Causes Of Interpersonal Conflict

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Interpersonal conflict: the process that occurs when one person, group or org subunit frustrates the goal attainment of another.
Causes of organizational conflict:
Group identification and intergroup bias: personal characteristics, job level, job function
Interdependence: indiv or subunits are mutually dependent on each other to accomplish their own goals, the potential for conflict exists.
Differences in power, status and culture
Status: when people of lower status are dependent on those of higher status.
Ambiguity: in goals, performance criteria
Scarce resources
Types of conflict
Relationship conflict: interpersonal tensions among indiv that have to do with their relationship per se, not the task at hand. (personality clashes)
Task conflict: disagreements about the nature of the work to be done
Process conflict: disagreements about how work should be organized and accomplished
Modes of managing conflict
Avoiding: characterized by low assertiveness of one's own interests and low cooperation with the other party
Accommodating: when one cooperates with the other party while no asserting one's own interests
Competing: maximizes assertiveness and minimizes cooperation
Comprise: combines intermediate levels of assertiveness and cooperation
Collaborating: maximizes both assertiveness and cooperation
Negotiation: a decision making process among interdependent parties who do not share identical preferences to reach a satisfactory exchange
Distributive negotiation: win-lose negotiation in which a fixed amount of assets is divided between parties. Tactics:
Threats and promises:
Firmness vs. concessions
Persuasion: verbal attempt to change the attitude of the other party or debate
Integrative negotiation: win-win that assumes that mutual problem solving can enlarge the assets to be divided between parties. Tactics:
Copious information exchange:
Farming differences as opportunities
Cutting costs
Increasing resources
Introducing superordinate goals: attractive outcomes that can be achieved only by collaboration
Third party involvement: for negotiation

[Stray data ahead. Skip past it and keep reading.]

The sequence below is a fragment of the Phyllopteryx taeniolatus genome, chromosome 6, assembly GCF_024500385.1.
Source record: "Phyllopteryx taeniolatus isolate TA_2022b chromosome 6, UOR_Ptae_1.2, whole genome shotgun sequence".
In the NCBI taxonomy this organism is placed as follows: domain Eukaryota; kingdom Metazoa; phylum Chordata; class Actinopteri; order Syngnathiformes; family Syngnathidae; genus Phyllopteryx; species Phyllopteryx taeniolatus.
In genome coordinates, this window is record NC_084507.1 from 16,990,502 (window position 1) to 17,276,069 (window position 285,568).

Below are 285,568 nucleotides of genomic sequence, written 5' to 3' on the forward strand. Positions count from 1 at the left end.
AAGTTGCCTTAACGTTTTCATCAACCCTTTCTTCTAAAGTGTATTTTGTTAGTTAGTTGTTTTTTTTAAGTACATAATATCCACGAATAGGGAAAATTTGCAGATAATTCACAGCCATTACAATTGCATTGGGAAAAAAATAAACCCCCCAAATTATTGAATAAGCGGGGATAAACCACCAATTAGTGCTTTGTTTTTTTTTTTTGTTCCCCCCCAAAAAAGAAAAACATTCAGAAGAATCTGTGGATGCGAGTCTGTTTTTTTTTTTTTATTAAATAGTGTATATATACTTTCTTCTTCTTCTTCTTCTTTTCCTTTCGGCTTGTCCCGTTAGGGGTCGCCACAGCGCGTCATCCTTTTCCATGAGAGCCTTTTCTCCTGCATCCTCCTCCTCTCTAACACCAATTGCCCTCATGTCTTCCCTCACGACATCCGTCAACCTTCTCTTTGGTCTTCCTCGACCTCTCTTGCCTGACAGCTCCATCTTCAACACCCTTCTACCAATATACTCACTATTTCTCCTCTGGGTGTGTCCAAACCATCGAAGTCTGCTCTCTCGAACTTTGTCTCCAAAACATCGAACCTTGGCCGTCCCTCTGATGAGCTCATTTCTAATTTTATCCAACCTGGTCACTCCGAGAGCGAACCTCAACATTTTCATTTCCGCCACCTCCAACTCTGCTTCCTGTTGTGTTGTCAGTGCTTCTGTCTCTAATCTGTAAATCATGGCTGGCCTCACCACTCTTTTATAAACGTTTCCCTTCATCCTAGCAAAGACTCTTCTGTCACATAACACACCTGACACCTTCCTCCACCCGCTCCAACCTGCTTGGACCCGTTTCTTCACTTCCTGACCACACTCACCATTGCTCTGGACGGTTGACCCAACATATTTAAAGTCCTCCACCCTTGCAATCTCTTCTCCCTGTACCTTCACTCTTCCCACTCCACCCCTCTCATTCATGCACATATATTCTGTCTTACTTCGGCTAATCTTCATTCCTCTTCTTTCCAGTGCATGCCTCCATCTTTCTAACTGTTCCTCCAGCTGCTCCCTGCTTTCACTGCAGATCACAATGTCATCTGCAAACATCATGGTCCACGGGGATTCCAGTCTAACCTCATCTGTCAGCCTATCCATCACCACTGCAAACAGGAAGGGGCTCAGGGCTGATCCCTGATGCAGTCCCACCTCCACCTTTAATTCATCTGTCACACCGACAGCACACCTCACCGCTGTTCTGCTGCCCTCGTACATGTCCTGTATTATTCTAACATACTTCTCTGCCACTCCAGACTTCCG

Mediation: occurs when a neutral third party helps to facilitate a negotiated agreement. Helps in clarifying underlying interests. might have to intervene in the content of the negotiation, highlighting points of agreement, pointing out new options or encouraging concessions
Arbitration: when a third party is given the authority to dictate the terms of settlement of a conflict. Conventional arbitration: can choose any outcomes such as splitting the difference between the 2 parties. Offer arbitration: each party makes a final offer, and arbitrator chooses one of them. Ex) dismissal for excessive absenteeism
Conflict stimulation: a strategy of increasing conflict to motivate change
Stressors: environmental events or conditions that have the potential to induce stress ex) extreme heat or cold, isolation.
Stress: a psychological reaction to the demands inherent in stressors that has the potential to make a person feel tense or anxious.
Stress reactions: the behavioural, psychological, and physiological consequences of stress.
Personality and stress
Locus of control: a set of beliefs about whether one's behaviour is controlled manly by internal or external forces. Internal believe they control their own behaviours and confront stressors directly. External believe it's controlled by fate or luck and more prone to simple anxiety-reduction strategies the only work in the short run.
Type A behaviour pattern: a personality pattern includes aggressiveness, ambitiousness, competitiveness, hostility, impatience and a sense of time urgency
Negative affectivity: propensity to view the world, including oneself and other people in a negative light. Factors: -predisposition to perceive stressors in the workplace –hypersensitivity to existing